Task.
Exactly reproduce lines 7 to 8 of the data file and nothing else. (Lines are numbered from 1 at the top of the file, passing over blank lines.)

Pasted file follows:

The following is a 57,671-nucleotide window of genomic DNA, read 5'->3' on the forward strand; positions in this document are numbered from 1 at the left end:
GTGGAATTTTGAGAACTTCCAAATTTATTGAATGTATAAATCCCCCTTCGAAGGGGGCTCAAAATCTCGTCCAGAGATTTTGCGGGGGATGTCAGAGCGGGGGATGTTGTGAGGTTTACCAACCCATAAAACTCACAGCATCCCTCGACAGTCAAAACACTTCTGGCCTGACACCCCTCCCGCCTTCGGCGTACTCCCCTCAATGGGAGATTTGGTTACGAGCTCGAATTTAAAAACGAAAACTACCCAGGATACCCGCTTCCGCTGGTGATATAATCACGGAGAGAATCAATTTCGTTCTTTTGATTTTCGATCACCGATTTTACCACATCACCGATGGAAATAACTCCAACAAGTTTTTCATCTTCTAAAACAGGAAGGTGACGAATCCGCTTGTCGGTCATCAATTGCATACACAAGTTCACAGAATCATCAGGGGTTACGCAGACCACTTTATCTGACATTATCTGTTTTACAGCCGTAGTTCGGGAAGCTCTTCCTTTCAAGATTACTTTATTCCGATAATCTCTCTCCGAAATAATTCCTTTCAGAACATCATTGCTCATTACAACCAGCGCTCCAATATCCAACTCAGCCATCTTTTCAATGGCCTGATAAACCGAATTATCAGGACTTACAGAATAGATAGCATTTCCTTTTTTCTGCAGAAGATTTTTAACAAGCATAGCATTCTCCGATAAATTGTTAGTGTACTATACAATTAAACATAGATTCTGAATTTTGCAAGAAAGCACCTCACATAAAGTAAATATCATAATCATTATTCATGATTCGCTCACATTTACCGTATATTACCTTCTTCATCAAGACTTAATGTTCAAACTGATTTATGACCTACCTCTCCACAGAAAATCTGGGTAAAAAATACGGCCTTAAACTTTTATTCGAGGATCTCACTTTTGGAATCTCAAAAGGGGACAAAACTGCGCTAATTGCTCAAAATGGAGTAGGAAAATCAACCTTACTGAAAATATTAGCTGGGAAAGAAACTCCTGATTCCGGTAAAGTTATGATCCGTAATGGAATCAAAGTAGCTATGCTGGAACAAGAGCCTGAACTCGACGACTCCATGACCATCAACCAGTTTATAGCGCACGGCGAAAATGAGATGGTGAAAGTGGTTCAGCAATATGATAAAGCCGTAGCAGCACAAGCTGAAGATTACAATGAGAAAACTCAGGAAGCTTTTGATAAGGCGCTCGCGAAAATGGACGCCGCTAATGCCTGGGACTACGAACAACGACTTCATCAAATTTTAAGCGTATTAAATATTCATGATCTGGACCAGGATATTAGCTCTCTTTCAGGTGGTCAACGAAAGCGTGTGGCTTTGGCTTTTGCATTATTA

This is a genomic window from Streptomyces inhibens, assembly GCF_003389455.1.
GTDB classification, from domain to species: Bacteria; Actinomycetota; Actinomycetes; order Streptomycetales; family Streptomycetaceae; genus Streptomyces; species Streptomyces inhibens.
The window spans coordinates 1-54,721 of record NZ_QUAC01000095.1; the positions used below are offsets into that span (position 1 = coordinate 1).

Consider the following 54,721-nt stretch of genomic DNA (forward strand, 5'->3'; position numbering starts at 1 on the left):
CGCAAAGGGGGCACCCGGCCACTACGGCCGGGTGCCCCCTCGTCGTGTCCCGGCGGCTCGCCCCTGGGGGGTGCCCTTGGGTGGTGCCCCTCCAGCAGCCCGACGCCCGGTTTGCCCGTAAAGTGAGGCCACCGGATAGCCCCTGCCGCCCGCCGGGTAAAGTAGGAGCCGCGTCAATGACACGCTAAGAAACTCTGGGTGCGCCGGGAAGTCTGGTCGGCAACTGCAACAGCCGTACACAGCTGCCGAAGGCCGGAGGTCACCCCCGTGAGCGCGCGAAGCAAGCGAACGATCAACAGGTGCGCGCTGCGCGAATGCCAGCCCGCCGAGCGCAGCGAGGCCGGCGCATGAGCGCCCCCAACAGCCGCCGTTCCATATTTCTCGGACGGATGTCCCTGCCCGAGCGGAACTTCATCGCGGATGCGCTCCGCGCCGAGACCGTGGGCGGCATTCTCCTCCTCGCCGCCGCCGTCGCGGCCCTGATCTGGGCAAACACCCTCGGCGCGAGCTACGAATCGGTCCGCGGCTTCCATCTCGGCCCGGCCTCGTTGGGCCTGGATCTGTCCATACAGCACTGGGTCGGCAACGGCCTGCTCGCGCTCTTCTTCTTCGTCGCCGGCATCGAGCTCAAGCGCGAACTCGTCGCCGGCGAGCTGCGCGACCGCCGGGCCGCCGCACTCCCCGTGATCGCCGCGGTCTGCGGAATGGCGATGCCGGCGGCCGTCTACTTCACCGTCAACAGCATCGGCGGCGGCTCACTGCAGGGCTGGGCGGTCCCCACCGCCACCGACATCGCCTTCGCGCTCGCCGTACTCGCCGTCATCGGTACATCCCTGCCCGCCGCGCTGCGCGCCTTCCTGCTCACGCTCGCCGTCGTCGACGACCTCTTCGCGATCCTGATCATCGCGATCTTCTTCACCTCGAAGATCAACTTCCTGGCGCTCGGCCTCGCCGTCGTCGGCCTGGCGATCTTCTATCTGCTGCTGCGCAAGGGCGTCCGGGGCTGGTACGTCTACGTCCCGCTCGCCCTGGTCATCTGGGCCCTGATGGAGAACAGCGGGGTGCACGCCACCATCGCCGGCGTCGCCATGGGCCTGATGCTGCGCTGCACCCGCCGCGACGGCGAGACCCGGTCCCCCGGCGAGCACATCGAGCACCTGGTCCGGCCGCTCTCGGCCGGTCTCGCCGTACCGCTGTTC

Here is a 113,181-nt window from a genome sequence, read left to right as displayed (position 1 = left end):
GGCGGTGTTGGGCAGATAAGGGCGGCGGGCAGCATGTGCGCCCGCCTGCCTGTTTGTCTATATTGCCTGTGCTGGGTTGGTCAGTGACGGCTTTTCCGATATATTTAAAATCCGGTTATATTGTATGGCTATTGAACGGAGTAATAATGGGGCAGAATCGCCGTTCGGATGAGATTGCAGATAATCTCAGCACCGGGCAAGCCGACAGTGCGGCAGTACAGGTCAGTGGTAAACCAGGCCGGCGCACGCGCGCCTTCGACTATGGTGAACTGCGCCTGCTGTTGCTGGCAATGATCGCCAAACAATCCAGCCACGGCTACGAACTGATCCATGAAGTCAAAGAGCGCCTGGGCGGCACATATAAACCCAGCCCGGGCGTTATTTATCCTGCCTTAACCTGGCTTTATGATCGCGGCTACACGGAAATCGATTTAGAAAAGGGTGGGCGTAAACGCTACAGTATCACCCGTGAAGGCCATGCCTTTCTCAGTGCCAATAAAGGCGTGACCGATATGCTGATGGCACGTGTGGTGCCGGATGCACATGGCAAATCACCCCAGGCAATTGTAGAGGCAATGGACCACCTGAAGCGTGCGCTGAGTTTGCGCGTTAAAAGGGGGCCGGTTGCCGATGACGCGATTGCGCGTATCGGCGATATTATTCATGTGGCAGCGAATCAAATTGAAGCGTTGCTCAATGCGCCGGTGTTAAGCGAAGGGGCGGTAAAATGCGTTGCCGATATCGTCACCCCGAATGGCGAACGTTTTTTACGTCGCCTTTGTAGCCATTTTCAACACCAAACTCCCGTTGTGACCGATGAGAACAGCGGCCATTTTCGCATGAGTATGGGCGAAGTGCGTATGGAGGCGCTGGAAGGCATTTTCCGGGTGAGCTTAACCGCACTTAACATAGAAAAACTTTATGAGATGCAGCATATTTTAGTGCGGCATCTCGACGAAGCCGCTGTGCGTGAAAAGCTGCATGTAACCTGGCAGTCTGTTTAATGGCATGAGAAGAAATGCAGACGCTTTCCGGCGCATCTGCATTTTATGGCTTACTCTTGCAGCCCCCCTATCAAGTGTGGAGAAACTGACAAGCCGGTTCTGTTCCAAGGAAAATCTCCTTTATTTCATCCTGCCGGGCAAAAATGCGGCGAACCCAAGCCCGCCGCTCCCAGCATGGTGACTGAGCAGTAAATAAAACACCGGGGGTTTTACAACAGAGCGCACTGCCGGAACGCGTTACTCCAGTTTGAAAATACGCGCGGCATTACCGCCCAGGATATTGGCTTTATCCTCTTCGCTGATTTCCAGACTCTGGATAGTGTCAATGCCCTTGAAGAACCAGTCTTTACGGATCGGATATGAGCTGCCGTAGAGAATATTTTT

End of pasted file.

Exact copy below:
CGCAAAGGGGGCACCCGGCCACTACGGCCGGGTGCCCCCTCGTCGTGTCCCGGCGGCTCGCCCCTGGGGGGTGCCCTTGGGTGGTGCCCCTCCAGCAGCCCGACGCCCGGTTTGCCCGTAAAGTGAGGCCACCGGATAGCCCCTGCCGCCCGCCGGGTAAAGTAGGAGCCGCGTCAATGACACGCTAAGAAACTCTGGGTGCGCCGGGAAGTCTGGTCGGCAACTGCAACAGCCGTACACAGCTGCCGAAGGCCGGAGGTCACCCCCGTGAGCGCGCGAAGCAAGCGAACGATCAACAGGTGCGCGCTGCGCGAATGCCAGCCCGCCGAGCGCAGCGAGGCCGGCGCATGAGCGCCCCCAACAGCCGCCGTTCCATATTTCTCGGACGGATGTCCCTGCCCGAGCGGAACTTCATCGCGGATGCGCTCCGCGCCGAGACCGTGGGCGGCATTCTCCTCCTCGCCGCCGCCGTCGCGGCCCTGATCTGGGCAAACACCCTCGGCGCGAGCTACGAATCGGTCCGCGGCTTCCATCTCGGCCCGGCCTCGTTGGGCCTGGATCTGTCCATACAGCACTGGGTCGGCAACGGCCTGCTCGCGCTCTTCTTCTTCGTCGCCGGCATCGAGCTCAAGCGCGAACTCGTCGCCGGCGAGCTGCGCGACCGCCGGGCCGCCGCACTCCCCGTGATCGCCGCGGTCTGCGGAATGGCGATGCCGGCGGCCGTCTACTTCACCGTCAACAGCATCGGCGGCGGCTCACTGCAGGGCTGGGCGGTCCCCACCGCCACCGACATCGCCTTCGCGCTCGCCGTACTCGCCGTCATCGGTACATCCCTGCCCGCCGCGCTGCGCGCCTTCCTGCTCACGCTCGCCGTCGTCGACGACCTCTTCGCGATCCTGATCATCGCGATCTTCTTCACCTCGAAGATCAACTTCCTGGCGCTCGGCCTCGCCGTCGTCGGCCTGGCGATCTTCTATCTGCTGCTGCGCAAGGGCGTCCGGGGCTGGTACGTCTACGTCCCGCTCGCCCTGGTCATCTGGGCCCTGATGGAGAACAGCGGGGTGCACGCCACCATCGCCGGCGTCGCCATGGGCCTGATGCTGCGCTGCACCCGCCGCGACGGCGAGACCCGGTCCCCCGGCGAGCACATCGAGCACCTGGTCCGGCCGCTCTCGGCCGGTCTCGCCGTACCGCTGTTC

Here is a 113,181-nt window from a genome sequence, read left to right as displayed (position 1 = left end):